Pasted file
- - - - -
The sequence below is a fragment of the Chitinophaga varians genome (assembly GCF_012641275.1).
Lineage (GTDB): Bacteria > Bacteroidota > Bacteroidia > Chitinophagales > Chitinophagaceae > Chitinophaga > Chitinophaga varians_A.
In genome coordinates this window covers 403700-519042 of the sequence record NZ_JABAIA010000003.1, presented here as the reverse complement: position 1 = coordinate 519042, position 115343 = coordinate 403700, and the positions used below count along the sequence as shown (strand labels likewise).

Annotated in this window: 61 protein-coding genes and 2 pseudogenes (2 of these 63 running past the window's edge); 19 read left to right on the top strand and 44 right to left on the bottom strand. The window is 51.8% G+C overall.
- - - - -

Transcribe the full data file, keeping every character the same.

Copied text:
The sequence below is a fragment of the Chitinophaga varians genome (assembly GCF_012641275.1).
Lineage (GTDB): Bacteria > Bacteroidota > Bacteroidia > Chitinophagales > Chitinophagaceae > Chitinophaga > Chitinophaga varians_A.
In genome coordinates this window covers 403700-519042 of the sequence record NZ_JABAIA010000003.1, presented here as the reverse complement: position 1 = coordinate 519042, position 115343 = coordinate 403700, and the positions used below count along the sequence as shown (strand labels likewise).

Annotated in this window: 61 protein-coding genes and 2 pseudogenes (2 of these 63 running past the window's edge); 19 read left to right on the top strand and 44 right to left on the bottom strand. The window is 51.8% G+C overall.